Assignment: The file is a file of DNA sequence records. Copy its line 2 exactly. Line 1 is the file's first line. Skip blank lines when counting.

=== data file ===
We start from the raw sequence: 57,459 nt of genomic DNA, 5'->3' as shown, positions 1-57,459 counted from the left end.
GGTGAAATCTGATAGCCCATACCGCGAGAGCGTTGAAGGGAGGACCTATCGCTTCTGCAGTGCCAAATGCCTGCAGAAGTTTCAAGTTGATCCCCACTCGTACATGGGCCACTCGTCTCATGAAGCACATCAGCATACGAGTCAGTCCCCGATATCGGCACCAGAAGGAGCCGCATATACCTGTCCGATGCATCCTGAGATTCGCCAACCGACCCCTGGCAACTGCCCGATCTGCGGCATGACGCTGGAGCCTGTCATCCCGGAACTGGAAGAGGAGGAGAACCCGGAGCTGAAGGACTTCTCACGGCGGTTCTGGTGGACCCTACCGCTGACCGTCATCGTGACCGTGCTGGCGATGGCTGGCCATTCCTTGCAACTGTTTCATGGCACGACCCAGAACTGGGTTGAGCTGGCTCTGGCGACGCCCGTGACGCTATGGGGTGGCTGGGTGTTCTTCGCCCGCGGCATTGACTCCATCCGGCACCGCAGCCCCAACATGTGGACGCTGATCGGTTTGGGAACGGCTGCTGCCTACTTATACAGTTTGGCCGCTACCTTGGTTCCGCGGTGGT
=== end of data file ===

GGTGAAATCTGATAGCCCATACCGCGAGAGCGTTGAAGGGAGGACCTATCGCTTCTGCAGTGCCAAATGCCTGCAGAAGTTTCAAGTTGATCCCCACTCGTACATGGGCCACTCGTCTCATGAAGCACATCAGCATACGAGTCAGTCCCCGATATCGGCACCAGAAGGAGCCGCATATACCTGTCCGATGCATCCTGAGATTCGCCAACCGACCCCTGGCAACTGCCCGATCTGCGGCATGACGCTGGAGCCTGTCATCCCGGAACTGGAAGAGGAGGAGAACCCGGAGCTGAAGGACTTCTCACGGCGGTTCTGGTGGACCCTACCGCTGACCGTCATCGTGACCGTGCTGGCGATGGCTGGCCATTCCTTGCAACTGTTTCATGGCACGACCCAGAACTGGGTTGAGCTGGCTCTGGCGACGCCCGTGACGCTATGGGGTGGCTGGGTGTTCTTCGCCCGCGGCATTGACTCCATCCGGCACCGCAGCCCCAACATGTGGACGCTGATCGGTTTGGGAACGGCTGCTGCCTACTTATACAGTTTGGCCGCTACCTTGGTTCCGCGGTGGT